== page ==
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Tribes: From Shared Interest to Change


TribesSeth Godin is a marketer and a communicator. His stream of valuable ideas about 21st century marketing is something we’ve written about before. And we’ve featured his idea of Permission Marketing in a previous Big Ideas article. But perhaps the most resonant of his ideas is that of Tribes. This is the idea that marketers need to lead change. And we do that by building a coalition of the willing: a tribe of like-minded people who share our vision.

What I like best about Godin’s idea of Tribes is that it works well on two totally different levels. And different managers in our readership will find greatest resonance in one or the other. The idea of tribes can be about:

  • leading change to build a better future
  • creating demand for a new product, idea, or service

So, Tribes is a big idea about change leadership or about marketing… or maybe about both.

Why Do We Have Tribes?

Here’s a simple, profound, and familiar fact. Human beings have a deep need to belong. You don’t need to be an acolyte of Maslow to know that relationships and belonging are a core motivator for us. The exceptions we sometimes meet strike us as strange in some way.

And much advertising since its earliest days plays on our desire to fit in. ‘Buy this product and fit in with the people you’d like us to associate you with.’

So, perhaps it’s not a big leap to start the marketing process with the coherent groups we might want to be part of. These are Tribes.

Tribes are groups of people that are connected to one another or to a leader, and are also connected to an idea the members all believe in.

Tribes need two things:

  1. A shared interest 
  2. A way to communicate

Why are Tribes Important Now?

Tribes have become particularly important now, for two reasons

1. Mass Marketing is Expensive

The old marketing paradigm of mass mailings doesn’t work as well as it used to. And blanket advertising on our televisions and radios reaches smaller numbers than ever before, thanks to the fragmentation of viewing and listening habits.

But the big problem is cost. Start-ups and niche businesses cannot afford to compete with global brands. So, how can they market their products?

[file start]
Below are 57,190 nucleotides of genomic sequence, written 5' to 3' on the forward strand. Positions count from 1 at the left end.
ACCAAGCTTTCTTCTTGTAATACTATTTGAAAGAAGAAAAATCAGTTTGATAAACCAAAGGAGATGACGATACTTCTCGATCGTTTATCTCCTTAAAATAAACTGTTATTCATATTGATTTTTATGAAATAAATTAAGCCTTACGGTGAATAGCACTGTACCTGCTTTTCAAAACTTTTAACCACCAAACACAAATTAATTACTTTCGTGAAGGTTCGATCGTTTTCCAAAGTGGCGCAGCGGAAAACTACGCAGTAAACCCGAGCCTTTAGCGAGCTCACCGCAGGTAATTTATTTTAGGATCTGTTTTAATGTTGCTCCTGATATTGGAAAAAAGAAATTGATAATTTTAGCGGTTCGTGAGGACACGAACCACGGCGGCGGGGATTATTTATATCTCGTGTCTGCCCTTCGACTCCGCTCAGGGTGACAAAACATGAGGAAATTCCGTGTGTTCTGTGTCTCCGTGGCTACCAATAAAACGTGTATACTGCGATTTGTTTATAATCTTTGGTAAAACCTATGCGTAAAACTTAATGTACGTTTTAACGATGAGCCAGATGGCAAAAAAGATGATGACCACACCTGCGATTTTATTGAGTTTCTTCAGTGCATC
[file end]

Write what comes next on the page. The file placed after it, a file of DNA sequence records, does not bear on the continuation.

They want to make a change. And the way they can do this is by leading. Instead of pushing an ‘average’ idea that is designed to have wide appeal, onto the masses of people who are not prepared to optimise their choice of product, insurgents need something new.

They articulate a niche idea and find the people for whom it resonates. They find a tribe that wants it and they lead a change.

2. Global is the new local

If a tribe shares an interest and can communicate easily amongst themselves, then it’s little wonder what tribes used to look like.

They used to be small and local. Often extended families that lived and traveled together. In early modern times, they could travel miles, tens of miles, or even further to gather. That took a huge commitment, but it was possible.

But the internet has changed everything here.

Now, communication via the internet allows for global communication and therefore, global tribes. A very narrow interest can be shared by hundreds of thousands globally. What may once have engaged 3 people in a village of 1,000, can engage tens of millions across the world.

The internet has allowed silos of narrow interest to thrive, by connecting huge tribes and making it easy to share their passion. We now have the tools that make it easier than ever to create a tribe

What are Tribes?

Anyone can start a movement. You can share an idea and encourage others to spread it. This can be marketing for a product or service, or it can be organisational or societal change. Just stand up and say ‘this is what I believe.’ Then, organise around your new, audacious, heretical, idea.

Tribes can create change

Once you engage a few more people who share your passion, they will want to connect with more people still, and thus spread your idea. They will do so, because they have faith in:

  • the idea, and 
  • their community

Definition of a Tribe

In his book, ‘Tribes: We Need You to Lead Us’ (US|UK), Seth Godin describes a Tribe as:

‘A tribe is a group of people connected to one another, connected to a leader, and connected to an idea.’

How to Build a Tribe

Tribes need a leader. The leader needs to:

  • lead: articulate their idea with passion
  • connect to other like-minded souls
  • create a marker of membership (a shibboleth)
  • commit to the cause and to the tribe they are building
  • challenge and upset the status quo, to stimulate change

And Godin asserts that a leader who is generous and authentic will always beat a selfish leader who is in it for their own reasons. His message is for marketers. Be generous, be authentic. But it’s equally true if you are leading organisational change. And, likewise, it’s true for political change leaders too.

Strengthening the Tribe

And a leader needs to keep striving to make their tribe more effective. They can do so by:

  • transforming the shared interest into a passionate goal and desire for change
  • providing tools that help members communicate better. A tribe thrives when it communicates better.
  • leveraging the tribe to allow it to connect, gain new members, and grow. Tribes grow when members recruit new members. And that’s how they spread ideas.

The Process Godin Advocates

Godin is strong on big ideas and sound bites. But he is light on practical advice. The closest he gets is a simple four step process:

  1. Tell a story
  2. Connect a tribe
  3. Lead a movement
  4. Make change

What is Your experience of Tribes?

We’d love to hear your experiences, ideas, and questions. Please leave them in the comments below.

To learn more…

Here’s Godin with a TED Talk about Tribes.

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